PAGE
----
The U.S. airlines industry reminds me of that old story about the person who complains about the escalating costs of the price of a stamp.
Yep, a stamp.
“Forty-nine cents! Forty-nine cents for the price of a stamp!”
Yet, at the end of the day, you can walk into a post office, hand them two quarters and they will take your very important letter or business document from New York to New Mexico, from Monterey to Maine.
Forty-nine cents, indeed.
For as much as airlines sometimes gets the brunt of criticism—delays, cancellations, ancillary fees, seat space, leg room, no food …. well, you get the picture—it’s still the best thing going. As much as we want to complain, we’re still getting on an airplane. Almost a billion of us last year, in fact.
As they say in sports, numbers don’t lie.
U.S. airlines set new records in 2016 for the number of passengers carried, for the distance they carried those passengers and for the capacity that the airlines used to move them, according to numbers released by the Bureau of Transportation Statistics (BTS).
It was the second consecutive year that the airlines set all-time highs.
U.S. airlines carried more than 800 million scheduled service passengers for the first time ever in 2016. They reached 823 million worldwide: 3.1 percent more than the 798 million they carried in 2015. Using the measure of revenue passenger-miles (RPMs), which includes both the number of passengers and the distance they travel, U.S. airline operations grew even more: With 933 billion RPMs, up 3.5 percent from 2015.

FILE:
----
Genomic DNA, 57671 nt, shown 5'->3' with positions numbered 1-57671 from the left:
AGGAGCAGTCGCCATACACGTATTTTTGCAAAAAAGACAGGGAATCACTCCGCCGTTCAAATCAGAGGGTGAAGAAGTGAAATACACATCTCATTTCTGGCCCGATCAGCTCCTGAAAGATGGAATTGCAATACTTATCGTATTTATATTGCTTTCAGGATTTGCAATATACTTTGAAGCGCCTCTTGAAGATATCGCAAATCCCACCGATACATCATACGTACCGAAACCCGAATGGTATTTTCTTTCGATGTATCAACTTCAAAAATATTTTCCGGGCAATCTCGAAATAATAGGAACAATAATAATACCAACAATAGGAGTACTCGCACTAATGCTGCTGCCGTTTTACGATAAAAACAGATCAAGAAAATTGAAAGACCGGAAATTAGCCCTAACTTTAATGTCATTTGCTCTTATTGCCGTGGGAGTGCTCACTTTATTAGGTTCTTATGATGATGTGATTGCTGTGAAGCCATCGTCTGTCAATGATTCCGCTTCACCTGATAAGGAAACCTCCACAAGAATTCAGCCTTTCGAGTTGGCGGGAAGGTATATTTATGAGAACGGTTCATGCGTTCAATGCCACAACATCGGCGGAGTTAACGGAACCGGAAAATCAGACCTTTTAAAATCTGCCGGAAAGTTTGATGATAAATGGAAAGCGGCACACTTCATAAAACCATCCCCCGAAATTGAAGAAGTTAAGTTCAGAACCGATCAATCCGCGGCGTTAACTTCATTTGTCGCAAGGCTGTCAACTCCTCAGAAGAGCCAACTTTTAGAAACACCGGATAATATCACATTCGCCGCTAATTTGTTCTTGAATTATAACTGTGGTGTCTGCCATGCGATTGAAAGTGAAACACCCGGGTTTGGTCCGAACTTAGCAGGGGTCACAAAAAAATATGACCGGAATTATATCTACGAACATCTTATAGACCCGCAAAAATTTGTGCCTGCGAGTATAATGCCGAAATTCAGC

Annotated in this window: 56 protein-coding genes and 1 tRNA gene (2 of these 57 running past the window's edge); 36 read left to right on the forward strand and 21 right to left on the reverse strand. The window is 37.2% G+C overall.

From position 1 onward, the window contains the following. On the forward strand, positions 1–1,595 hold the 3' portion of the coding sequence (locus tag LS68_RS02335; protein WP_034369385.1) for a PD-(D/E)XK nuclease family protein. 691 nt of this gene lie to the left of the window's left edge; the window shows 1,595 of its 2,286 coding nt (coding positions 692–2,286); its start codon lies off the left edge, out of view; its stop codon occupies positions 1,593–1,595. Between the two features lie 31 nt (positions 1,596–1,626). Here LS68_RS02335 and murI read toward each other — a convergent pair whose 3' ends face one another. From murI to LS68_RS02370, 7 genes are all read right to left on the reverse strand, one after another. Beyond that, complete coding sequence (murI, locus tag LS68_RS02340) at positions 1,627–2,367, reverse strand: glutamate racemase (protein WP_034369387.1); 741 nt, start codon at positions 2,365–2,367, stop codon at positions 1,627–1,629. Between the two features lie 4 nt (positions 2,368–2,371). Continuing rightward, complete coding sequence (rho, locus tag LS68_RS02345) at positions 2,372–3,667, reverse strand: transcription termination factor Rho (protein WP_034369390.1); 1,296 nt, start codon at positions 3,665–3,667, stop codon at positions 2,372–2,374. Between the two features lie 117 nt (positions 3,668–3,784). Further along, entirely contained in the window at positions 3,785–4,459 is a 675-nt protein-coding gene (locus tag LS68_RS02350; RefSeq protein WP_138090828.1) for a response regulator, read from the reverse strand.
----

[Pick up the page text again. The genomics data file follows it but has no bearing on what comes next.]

Airlines measure capacity using the number of seats and the distance traveled. In 2016, U.S. airline scheduled service available seat-miles (ASMs) exceeded 1.1 trillion, a record that was up 3.9 percent from 2015.
READ MORE Where Are the World’s Best Airports?
See, as much as we complain about that stamp, it’s the same with airlines. We should be as much in awe about aviation as we are with the idea that somebody is willing to take that important letter from you for just two quarters and have it across the country for you in a matter of days.
We carry on our love-hate relationship with airlines, but, really, how is that different from anything else?
This is an industry that pulls you from 26-degree weather in the morning in New York and has you sitting poolside in Las Vegas with a drink in your hand by early afternoon.
Listen, I get aggravated when I get stuck behind a bus on a single-lane highway. Our time—and place, for that matter—is important. Nobody likes delays, nobody likes a physically uncomfortable flight, nobody likes to pay for a blanket.
Yet, still, we fly.
823 million of us got on a plane last year.
When you sit back and think about the industry from a broader perspective and do a little research, you realize that commercial aviation helps drive $1.5 trillion in U.S. economic activity annually and accounts for more than 10 million U.S. jobs. Airlines are still the best thing going.
Maybe we need a stamp for that.